# Approximately semifinite factors

For the sake of this question, lets call a factor $$M$$ approximately semifinite if there exists an increasing net of semifinite subfactors $$M_i$$, $$i\in J$$, with conditional expectations $$E_i:M\to M_i$$ such that

• $$E_i\circ E_j = E_i$$ if $$i\ge j$$,
• For all $$\varphi\in M_*$$ it holds that $$\lim_i ||\varphi-\varphi\circ E_i|| =0$$.

Clearly, all semifimite factors are approximately semifinite and I know of several results where it is shown that certain type $$III$$ factors are approximately semifinite. For instance, all type $$III_0$$ factors with separable predual are approximately semifinite, see [1, Prop. 8.3]. Also, every ITPFI factor $$M=\bigotimes_{n=1}^\infty (M_{k_n},\varphi_n)$$ is approximately semifinite (with $$E_i: M \to \bigotimes_{n=1}^i M_{k_n}$$, $$i\in J=\mathbb N$$, being the slice map $$E_i(x\otimes y)= (\otimes_{n=i+1}^\infty \varphi_n)(y)\cdot x$$ relative to $$M=(\bigotimes_{n=1}^i M_{k_n})\otimes (\bigotimes_{n=i+1}^\infty M_{k_n})$$. Since all non-ITPFI hyperfinite factors are of type $$III_0$$, this shows that every hyperfinite factor is approximately semifinite.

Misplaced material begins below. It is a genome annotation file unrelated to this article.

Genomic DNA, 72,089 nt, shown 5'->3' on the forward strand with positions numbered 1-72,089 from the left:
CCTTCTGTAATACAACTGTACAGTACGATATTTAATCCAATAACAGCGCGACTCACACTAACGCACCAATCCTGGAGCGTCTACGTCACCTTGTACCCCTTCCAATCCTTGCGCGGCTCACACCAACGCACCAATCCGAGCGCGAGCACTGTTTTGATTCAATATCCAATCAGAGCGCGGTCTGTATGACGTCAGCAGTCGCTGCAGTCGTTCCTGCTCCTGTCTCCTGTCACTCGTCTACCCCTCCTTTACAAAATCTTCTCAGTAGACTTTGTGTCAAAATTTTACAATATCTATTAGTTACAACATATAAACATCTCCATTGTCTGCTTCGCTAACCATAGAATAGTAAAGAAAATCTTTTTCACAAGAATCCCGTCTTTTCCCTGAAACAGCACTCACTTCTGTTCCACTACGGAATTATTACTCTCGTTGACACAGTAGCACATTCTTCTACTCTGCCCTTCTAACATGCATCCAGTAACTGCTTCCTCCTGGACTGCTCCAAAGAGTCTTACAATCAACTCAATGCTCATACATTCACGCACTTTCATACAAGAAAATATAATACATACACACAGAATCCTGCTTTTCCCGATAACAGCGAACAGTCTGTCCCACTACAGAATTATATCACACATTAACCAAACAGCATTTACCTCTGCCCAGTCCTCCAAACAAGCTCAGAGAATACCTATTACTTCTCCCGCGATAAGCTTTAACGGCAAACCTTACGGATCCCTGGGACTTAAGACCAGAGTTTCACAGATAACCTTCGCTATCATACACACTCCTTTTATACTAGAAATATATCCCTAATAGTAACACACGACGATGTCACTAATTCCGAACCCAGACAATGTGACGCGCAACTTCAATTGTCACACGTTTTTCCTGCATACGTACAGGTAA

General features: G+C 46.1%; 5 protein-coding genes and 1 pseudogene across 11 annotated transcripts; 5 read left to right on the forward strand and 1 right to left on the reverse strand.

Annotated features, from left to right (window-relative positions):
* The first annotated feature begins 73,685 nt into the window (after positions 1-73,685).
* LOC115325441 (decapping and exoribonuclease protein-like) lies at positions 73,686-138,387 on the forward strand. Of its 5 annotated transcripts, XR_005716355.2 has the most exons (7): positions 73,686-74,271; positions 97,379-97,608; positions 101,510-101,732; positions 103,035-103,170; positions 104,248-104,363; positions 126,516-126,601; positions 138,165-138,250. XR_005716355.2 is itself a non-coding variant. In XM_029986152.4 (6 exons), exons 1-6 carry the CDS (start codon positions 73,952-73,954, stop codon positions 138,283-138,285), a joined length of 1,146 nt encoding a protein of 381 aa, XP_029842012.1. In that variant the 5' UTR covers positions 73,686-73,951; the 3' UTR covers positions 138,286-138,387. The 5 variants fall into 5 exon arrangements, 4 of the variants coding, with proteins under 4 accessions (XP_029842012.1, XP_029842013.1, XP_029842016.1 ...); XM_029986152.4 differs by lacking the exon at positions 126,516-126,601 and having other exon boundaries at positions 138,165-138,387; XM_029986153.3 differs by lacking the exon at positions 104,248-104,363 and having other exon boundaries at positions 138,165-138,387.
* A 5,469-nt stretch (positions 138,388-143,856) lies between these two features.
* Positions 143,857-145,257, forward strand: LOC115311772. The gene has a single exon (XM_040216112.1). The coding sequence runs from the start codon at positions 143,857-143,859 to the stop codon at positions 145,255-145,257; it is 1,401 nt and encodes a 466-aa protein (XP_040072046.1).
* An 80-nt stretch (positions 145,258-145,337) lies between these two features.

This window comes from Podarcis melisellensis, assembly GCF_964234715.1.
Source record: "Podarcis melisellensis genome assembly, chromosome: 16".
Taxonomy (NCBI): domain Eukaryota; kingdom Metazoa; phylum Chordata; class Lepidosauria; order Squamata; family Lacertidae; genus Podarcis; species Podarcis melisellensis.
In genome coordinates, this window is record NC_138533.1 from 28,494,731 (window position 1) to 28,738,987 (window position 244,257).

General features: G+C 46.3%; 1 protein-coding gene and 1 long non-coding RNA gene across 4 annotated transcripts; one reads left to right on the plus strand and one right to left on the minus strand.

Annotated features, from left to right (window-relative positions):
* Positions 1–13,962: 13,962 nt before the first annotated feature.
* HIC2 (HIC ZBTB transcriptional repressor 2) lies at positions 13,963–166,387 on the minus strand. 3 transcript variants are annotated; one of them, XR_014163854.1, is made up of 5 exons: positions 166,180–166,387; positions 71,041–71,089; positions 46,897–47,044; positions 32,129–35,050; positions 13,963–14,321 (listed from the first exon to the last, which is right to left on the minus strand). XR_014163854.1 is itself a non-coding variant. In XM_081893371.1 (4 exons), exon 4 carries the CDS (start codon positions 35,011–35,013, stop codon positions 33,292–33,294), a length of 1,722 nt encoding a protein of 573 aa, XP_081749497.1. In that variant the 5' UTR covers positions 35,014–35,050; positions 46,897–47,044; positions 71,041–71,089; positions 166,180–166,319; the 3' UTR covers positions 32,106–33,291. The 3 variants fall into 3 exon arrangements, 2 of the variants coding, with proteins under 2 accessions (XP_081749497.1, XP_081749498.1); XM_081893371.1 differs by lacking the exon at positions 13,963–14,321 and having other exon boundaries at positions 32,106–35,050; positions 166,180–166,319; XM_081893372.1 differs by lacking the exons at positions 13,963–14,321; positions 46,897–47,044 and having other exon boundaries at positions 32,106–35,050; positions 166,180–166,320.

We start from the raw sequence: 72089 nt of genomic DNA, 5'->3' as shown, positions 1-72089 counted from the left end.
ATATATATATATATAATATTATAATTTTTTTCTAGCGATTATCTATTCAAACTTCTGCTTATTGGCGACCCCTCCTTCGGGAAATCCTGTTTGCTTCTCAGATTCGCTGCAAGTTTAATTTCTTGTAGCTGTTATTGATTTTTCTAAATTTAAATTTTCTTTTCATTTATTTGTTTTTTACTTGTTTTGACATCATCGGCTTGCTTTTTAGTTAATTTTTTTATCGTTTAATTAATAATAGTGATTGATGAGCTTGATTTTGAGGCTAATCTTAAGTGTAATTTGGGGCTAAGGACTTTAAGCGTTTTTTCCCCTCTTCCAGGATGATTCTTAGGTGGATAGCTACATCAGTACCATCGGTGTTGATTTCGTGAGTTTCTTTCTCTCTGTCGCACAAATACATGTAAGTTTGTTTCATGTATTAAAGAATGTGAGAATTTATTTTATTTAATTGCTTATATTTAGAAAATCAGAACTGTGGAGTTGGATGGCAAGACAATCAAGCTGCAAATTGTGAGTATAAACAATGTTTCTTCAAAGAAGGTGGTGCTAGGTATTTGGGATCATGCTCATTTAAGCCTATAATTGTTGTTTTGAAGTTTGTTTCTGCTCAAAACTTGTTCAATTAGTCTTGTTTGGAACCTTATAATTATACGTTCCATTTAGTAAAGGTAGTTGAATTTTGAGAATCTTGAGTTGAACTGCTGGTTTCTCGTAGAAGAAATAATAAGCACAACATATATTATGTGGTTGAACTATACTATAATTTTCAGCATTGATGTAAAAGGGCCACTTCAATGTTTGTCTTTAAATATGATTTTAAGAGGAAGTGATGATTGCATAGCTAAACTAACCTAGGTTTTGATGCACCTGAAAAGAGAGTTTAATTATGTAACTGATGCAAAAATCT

My question is: How large is the class of approximately semifinite factors really? Are factors (with separable predual) known that are not approximately semifinite?

[1] Haagerup, Uffe; Størmer, Erling, Equivalence of normal states on von Neumann algebras and the flow of weights, Adv. Math. 83, No. 2, 180-262 (1990).

However, there are type III$$_1$$ factors that are not approximately semifinite. For instance, you could take the free Araki-Woods factor associated to a measure without atoms. By Corollary C in https://doi.org/10.4171/JEMS/898 this gives you a nonamenable type III$$_1$$ factor $$M$$ with the property that for every faithful normal state $$\varphi$$ on $$M$$, the centralizer $$M^\varphi$$ is amenable.
It follows from this property that whenever $$P \subset M$$ is a semifinite von Neumann subalgebra with faithful normal conditional expectation $$E : M \to P$$, then $$P$$ must be amenable. Indeed, if $$P$$ is not amenable, one can choose a finite projection $$p \in P$$ such that $$pPp$$ is not amenable. Combining a faithful tracial state on $$pPp$$ with any faithful normal state on $$(1-p)P(1-p)$$, one obtains a faithful normal state $$\omega$$ on $$P$$ such that $$P^\omega \supset pPp$$ is nonamenable. Writing $$\varphi = \omega \circ E$$, we have that $$P^\omega \subset M^\varphi$$. So also $$M^\varphi$$ is nonamenable, which is a contradiction.
Since $$M$$ is itself nonamenable, it follows in particular that $$M$$ is not approximately semifinite.